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Here's How Human Resources Certification Proves Your Value

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Certification for professionals in the human resources field is not mandatory, leading many to wonder how valuable these credentials really are. Earning an HR certification presents plenty of benefits, from new career opportunities to professional advancement.

Merits of Human Resources Certification

The field of HR is a bit of an anomaly in that certification is not mandatory for professionals. Though the Human Resources Certification Institute (HRCI) offers seven different certifications, these credentials are not required for aspiring HR workers.

This naturally raises the question: is HR certification worth it? Committing to a certification program requires time and money, and if you're short on either one you may be wondering if the reward merits the effort.

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In an increasingly competitive workforce, candidates can benefit from every advantage, no matter how slight. Earning HR certification simultaneously improves your skills and bolsters your resume and can make the difference in whether or not you land a given job.

Gives Value to the Intangibles

When looking at a resume and conducting job interviews, employers face the daunting task of assessing candidates' talents using only a limited frame of reference. Earning certification, however, serves as genuine proof that you have the skills and knowledge required of an HR professional.

'It's nice to have a definitive means of assessing a candidate's talents,' says Michael Brunn of Xanthus Design. 'Having a degree is always going to be a factor, but just because someone's graduated from an HR program it doesn't mean that they're automatically going to have the necessary skills.'

The value of HR credentials is noticeably important when seeking a promotion as well. The Senior Professional in Human Resources certification focuses on leadership skills and is designed to showcase a candidate's aptitude in HR domains such as policy-making and strategy.

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HR professionals need at least four years of HR experience to get this credential, which serves as proof that you've actually learned useful knowledge during your career. Employers may not be convinced by your experience alone, but tacking on a respected certification such as the SPHR is an excellent way to prove your competency and stand out from the crowd.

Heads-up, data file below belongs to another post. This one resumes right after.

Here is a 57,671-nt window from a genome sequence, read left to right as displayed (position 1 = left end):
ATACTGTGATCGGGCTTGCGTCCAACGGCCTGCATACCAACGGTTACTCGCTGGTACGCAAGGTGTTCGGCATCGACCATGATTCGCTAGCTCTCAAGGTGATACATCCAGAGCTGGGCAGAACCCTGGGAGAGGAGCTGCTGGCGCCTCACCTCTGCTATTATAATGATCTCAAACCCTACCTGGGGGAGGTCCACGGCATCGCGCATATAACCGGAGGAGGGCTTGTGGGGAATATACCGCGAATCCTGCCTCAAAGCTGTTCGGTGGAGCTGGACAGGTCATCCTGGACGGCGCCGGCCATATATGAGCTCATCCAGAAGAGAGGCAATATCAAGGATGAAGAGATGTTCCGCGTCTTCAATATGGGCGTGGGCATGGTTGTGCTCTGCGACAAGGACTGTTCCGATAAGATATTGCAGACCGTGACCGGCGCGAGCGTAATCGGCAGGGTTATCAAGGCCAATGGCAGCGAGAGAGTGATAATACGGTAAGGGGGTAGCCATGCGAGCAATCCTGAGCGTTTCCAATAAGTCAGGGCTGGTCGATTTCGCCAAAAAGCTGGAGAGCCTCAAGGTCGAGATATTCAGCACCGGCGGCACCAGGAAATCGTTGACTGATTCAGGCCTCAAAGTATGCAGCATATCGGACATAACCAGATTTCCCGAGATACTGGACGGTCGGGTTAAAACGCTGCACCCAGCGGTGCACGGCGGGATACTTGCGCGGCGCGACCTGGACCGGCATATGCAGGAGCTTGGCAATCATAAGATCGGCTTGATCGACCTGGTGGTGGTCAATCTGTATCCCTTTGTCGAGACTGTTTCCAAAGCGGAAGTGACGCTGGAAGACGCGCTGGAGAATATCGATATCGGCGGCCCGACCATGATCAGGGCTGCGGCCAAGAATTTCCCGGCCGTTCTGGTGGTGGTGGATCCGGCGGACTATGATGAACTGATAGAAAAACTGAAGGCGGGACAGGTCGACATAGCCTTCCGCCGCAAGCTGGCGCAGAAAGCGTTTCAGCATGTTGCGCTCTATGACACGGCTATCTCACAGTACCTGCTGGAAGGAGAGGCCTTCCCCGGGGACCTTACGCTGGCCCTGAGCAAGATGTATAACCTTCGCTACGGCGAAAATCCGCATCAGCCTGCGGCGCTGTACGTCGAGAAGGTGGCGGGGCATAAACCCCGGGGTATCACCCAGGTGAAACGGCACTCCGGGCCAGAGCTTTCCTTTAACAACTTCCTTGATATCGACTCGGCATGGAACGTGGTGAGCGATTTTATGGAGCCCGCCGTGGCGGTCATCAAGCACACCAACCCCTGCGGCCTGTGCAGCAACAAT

Advantages for Junior Employees

You can also use certification as a substitute for experience, especially if you're a junior employee. Most job seekers are familiar with the 'chicken or egg' paradox inherent in all professions: employers tend to give jobs to those who have experience, but you can't get experience until you get a job.

One way to escape this feedback loop is to earn an entry-level certification, such as the Professional in Human Resources (PHR), which is essentially the precursor to the aforementioned SPHR credential. The exam for the PHR covers fundamental HR topics such as employee-labor relations, workforce planning, and compensation and benefits.

Advantages for Specific Positions

The term 'HR professional' is a little ambiguous. The field contains numerous unique positions, many of which require specific skills and talents. HR generalists are expected to know a little of everything, while recruitment specialists focus on acquiring new hires and placement specialists are tasked with matching employers with competent applicants.

Most college degree programs in human resources, however, focus on broader and more general topics. While this is a wise approach to take at the educational level, it does not always translate well to the professional world, as employers may be hesitant to hire candidates for a specialized position if they lack specific training.